Utah Spent $115,000 Containing the Measles Outbreak

Since December, controversy has raged over an outbreak of measles that occurred at Disneyland and quickly spread across the United States. In recent weeks, most of the debates and fears have centered around the importance of vaccinations and the likelihood of this highly contagious disease causing a serious outbreak. However, as health officials begin to suggest that their states are safe, a new question is emerging: how much does it cost to manage an outbreak of an illness like the measles?

This query was recently answered in Utah, only days after state public health managers announced that the area’s measles outbreak was over. The ordeal began when two unvaccinated minors from Utah County returned home after a visit to Disneyland in mid-December. Before testing positive, the patients unknowingly exposed hundreds by visiting movie theaters, grocery stores, and church services. But while officials from the Department of Health stated that as many as 400 people could be affected, only one other patient, also unvaccinated, contracted the disease.

This unexpectedly positive outcome was the result of the constant effort of local health departments, who conducted numerous case investigations, assessed patients, and reviewed immunization records. Staff members also made more than 1,600 phone calls to 117 potential patients, who were quarantined and monitored daily. As part of these efforts, the Utah Public Health Laboratory conducted 29 laboratory tests, sending two samples to the Centers for Disease Control and Prevention (CDC). Meanwhile, the Utah Poison Control Center responded to 300 calls from the public and the Utah County Health Department provided 586 measles, mumps, and rubella vaccines in January, logging more than 600 staff hours to meet public demand.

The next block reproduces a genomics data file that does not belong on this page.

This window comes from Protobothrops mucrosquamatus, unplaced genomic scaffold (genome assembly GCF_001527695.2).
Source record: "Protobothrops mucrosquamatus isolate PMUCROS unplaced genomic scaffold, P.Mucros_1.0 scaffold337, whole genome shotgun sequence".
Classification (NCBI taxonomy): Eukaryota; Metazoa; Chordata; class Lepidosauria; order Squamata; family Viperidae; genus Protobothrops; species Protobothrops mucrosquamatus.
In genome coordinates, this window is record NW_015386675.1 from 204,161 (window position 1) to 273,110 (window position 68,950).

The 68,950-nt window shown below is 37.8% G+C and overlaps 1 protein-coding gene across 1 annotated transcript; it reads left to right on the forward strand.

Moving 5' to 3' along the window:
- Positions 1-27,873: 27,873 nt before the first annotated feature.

All in all, 90 Utah public health employees spent a total of 3,000 hours managing the measles outbreak. As a result, it has been estimated that the state spent $115,000 working to contain the virus cluster. However, this amount does not include indirect costs, such as public education, medical consultations, and private health care expenses.

While the state outbreak has been declared over, public health officials will continue to track any potential new cases. To prevent another outbreak, people are encouraged to get vaccinated for measles and other viruses if they have not done so already. If you cannot make an appointment with your doctor or find a vaccination program in your area, consider visiting an urgent care center. These walk in medical clinics offer a number of treatments for non-life-threatening conditions, as well as routine blood work, x rays, physical exams, and more.

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